The EAB characterized claimant's running out to move her car while “on the clock” for three minutes as “falsification of her time records” and concluded that her act created “an irreparable breach of trust in the employment relationship that made a continued relationship impossible” under OAR 471–030–0038(l)(d)(D). Claimant disputes that she falsified anything or acted with an intent to defraud Kaiser and contends that her conduct on January 17 was an isolated instance of poor judgment under OAR 471–030–0038(3)(b). The issue we decide on review is whether the EAB's conclusion that claimant's conduct created “an irreparable breach of trust in the employment relationship that made a continued relationship impossible” is supported by substantial reason.
“A decision denying benefits, but omitting findings on [the] claimant's intent that are necessary to evaluate whether the conduct is an ‘isolated instance of poor judgment,’ is not based on substantial reason.” Smithee v. Employment Dept., 228 Or.App. 346, 355–56, 208 P3d 965 (2009). In Smithee, the claimant “understood that [the] employer expected him to take rest and meal breaks that did not exceed the amount of authorized time” and understood that the employer “required employees to clock in and out at the beginning and the end of their shifts and meal breaks, but not for 10–minute rest breaks.” Id. at 348. The claimant did not report a 36–minute break to his employer when he was delayed on a personal errand. Id. at 349. We held that the EAB's order lacked substantial reason because it did not include findings as to the claimant's intent when he decided not to report the break—findings that were relevant to whether the claimant's conduct could be considered “unlawful” or “tantamount to being unlawful” under OAR 471–030–0038(l)(d)(D). Id. at 355. We rejected the EAB's reasoning that the claimant's conscious decision not to report his overlong break was necessarily conduct tantamount to theft, without an examination of intent. Id. at 351, 355.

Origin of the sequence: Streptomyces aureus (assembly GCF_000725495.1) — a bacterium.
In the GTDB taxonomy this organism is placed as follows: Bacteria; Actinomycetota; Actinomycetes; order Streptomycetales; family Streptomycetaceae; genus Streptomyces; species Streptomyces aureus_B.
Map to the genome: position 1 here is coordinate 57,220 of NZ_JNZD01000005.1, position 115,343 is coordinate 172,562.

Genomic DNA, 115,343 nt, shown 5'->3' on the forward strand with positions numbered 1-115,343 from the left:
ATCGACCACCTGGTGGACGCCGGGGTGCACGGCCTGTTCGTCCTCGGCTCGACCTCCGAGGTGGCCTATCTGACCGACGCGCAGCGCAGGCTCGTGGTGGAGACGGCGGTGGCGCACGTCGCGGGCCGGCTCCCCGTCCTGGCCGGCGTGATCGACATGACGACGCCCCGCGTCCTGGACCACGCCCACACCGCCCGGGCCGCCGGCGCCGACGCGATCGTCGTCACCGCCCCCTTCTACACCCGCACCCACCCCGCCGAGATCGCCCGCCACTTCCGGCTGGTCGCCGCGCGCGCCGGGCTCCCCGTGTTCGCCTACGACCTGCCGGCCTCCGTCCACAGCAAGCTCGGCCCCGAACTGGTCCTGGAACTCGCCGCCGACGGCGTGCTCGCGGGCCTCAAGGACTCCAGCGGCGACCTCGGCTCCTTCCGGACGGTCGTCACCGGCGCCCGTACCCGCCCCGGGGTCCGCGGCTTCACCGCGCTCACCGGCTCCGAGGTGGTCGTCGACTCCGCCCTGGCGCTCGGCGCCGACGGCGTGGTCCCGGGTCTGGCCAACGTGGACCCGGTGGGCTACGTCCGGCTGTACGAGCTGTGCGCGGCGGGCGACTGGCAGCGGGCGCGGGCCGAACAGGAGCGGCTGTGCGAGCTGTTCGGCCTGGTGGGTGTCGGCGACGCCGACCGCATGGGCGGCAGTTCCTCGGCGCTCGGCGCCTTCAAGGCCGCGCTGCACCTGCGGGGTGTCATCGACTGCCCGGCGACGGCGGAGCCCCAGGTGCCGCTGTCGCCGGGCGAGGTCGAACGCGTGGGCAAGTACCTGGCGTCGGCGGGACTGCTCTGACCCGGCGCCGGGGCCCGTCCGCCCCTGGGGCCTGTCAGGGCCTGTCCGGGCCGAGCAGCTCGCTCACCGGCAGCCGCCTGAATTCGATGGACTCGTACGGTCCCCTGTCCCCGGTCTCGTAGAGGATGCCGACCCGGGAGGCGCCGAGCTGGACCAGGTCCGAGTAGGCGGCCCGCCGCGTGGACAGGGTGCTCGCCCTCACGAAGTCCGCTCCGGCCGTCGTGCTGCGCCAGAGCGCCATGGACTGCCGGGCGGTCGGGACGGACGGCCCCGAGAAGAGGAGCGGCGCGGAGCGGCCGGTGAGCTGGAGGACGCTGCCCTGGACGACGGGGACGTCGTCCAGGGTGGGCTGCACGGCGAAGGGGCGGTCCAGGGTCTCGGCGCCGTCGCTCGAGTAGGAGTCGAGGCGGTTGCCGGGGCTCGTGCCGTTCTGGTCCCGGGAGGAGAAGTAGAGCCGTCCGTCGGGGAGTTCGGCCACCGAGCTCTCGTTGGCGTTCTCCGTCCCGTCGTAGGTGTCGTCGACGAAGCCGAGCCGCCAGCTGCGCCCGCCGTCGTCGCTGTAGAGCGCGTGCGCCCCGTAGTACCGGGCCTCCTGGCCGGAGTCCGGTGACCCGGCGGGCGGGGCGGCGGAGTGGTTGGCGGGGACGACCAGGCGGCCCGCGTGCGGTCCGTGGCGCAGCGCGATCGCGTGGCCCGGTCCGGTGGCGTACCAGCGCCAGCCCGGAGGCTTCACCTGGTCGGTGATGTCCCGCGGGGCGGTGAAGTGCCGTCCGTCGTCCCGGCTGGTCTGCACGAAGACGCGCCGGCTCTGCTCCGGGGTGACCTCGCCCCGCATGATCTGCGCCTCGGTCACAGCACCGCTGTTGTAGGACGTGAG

Similarly, the EAB in this case did not include findings concerning claimant's intent, and those findings are relevant to whether claimant's conduct created “an irreparable breach of trust in the employment relationship that made a continued relationship impossible” under OAR 471–030–0038(l)(d)(D). As noted, the ALJ, in contrast, made findings on intent and credited claimant's testimony concerning her decision to move her car, as well as noting that claimant suffers from attention-deficit disorder. In its order, the EAB appeared to dismiss the need for findings regarding claimant's intent by concluding that her conduct necessarily amounted to an irreparable breach of trust because she knew that she was supposed to keep accurate time records. That knowledge, however, does not obviate the need to examine claimant's decisionmaking process, as Smithee demonstrates. See also Thomas v. Employment Division, 90 Or.App. 454, 457, 752 P.2d 1248 (1988) ( “Submission of a falsified receipt does not in and of itself constitute misconduct.”).
Reversed and remanded for reconsideration.